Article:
An evolving reading list highlighting critical voices in art and design
Make this chair.
The first of a series of writings from Ian Anderson analyzing the history, development, and significance of DIY practices. Anderson argues that DIY is fundamentally a reaction against modernity, and a tool often used to repair and respond to the forceful “progressive” effects of modernity.
Autoprogettazione, a manual for producing easy-to-assembly furniture with rough boards and nails, is a widely referenced work to this day. Influencing infinite projects over the years, including Self-assembly, Mari’s motivations for presenting these instructions were not simply to provide cheap and open-sourced designs. Mari understood that through making furniture, one would gain a better understanding of how that furniture is made, be proud of what one has made, and think critically about how furniture is generally made (and made from).
How to Construct Rietveld Furniture
Rietveld was a major designer and architect in the Dutch De Stijl art movement of the early 20th century. This volume documents his best-known and most typical furniture designs down to the smallest detail. The book contains working plans, measurements, detail drawings, lists of materials and instructions for the assembly of each piece, as well as historical information about each one.
Design for The Real World
One of the first criticisms of design to reach a major audience, Design for The Real World has been in print every year since the day it was released over 40 years ago. Papanek describes countless sins of the designer and proposes infinite ways to change the destructive path of not only the designer but the world’s dependency on unsafe, unnecessary, and irresponsible products. Not without its flaws, Papanek’s criticism is not complete and at times misguided, yet most of his criticisms are largely valid and give us a place to start.
Stamberg provides instructions to assemble numerous low-cost, well-designed, easy-to-assemble tables, chairs, couches, beds, desks, and storage systems designed by Rietveld, Scarpa, Takahama, Mari, Saltz, and Stamberg himself.
The Condition of Postmodernity
Harvey describes the major underlying social-cultural and economic motivations behind modernism and postmodernism in a way that is thoroughly eye-opening. All fans of postmodern art and design should read this to understand why you are drawn to postmodernism and how the ideals of the movement still permeates our lives in a major way. The weight of Harvey’s logic helps to counteract the seemingly radical nature of his explanations and force us to reflect on the origins, motivations and implications of our cultural ways.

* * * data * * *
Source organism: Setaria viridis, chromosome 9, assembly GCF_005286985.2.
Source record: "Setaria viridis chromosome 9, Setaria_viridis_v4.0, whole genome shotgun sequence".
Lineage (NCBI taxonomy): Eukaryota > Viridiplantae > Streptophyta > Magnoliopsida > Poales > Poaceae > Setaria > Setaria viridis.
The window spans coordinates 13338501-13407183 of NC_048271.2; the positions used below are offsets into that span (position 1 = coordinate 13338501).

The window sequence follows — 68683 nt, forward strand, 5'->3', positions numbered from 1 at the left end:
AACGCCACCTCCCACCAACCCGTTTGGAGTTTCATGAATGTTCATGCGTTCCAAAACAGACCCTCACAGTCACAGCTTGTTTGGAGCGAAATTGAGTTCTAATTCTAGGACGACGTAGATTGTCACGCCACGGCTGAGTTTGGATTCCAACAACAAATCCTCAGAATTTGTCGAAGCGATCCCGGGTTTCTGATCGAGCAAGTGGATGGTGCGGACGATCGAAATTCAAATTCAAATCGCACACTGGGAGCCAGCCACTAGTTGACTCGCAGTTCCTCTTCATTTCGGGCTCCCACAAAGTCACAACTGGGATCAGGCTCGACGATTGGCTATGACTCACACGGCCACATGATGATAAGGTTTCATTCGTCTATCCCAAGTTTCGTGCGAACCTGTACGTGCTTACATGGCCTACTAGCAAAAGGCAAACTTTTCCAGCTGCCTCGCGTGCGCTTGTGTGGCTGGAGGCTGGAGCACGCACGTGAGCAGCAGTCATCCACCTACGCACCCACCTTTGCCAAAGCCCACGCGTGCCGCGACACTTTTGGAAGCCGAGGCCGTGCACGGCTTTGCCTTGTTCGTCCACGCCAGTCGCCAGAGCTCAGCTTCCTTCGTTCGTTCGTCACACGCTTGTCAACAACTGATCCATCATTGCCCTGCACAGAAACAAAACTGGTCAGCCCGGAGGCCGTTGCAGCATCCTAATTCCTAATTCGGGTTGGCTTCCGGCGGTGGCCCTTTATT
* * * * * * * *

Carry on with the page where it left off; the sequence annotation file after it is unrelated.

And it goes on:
Design as Art
Munari insisted that design be beautiful, functional, and accessible, and this enlightening and entertaining book sets out his ideas about visual, graphic, and industrial design and the role it plays in the objects we use everyday. Lamps, road signs, typography, posters, children's books, advertising, cars, and chairs—these are just some of the subjects to which he turns his illuminating gaze. How do we see the world around us?
Papanek and Hennessey offer simple instructions for making beds, chairs, sofas, stools, and tables, using inexpensive and recycled materials. This manual succeeds years of Papanek's design criticism and is a logical response to problems stemming from over-consumption. Nomadic Furniture attempts to address the increasingly dire need to identify sustainable approaches to living and enjoying life.
Design and Democracy
In his 2005 lecture, Gui Bonsiepe outlines the content of Design and Democracy: "I shall present a few thoughts about the relationship between democracy and design, and about the relationship between critical humanism and operational humanism. This issue leads to the question of the role of technology and industrialization as a procedure for democratizing the consumption of goods and services, and finally to the ambivalent role of esthetics as the domain of freedom and manipulation."
Donald Judd Writings
Judd’s writings give his art a voice to dispute the public’s shallow understanding of his “minimalist” work, and shed light on his motivations for art-making. A thorough critic of consumer culture and capital’s negative influences, Judd is one of many political voices in the world of art and one of surprisingly few political voices in the world of design.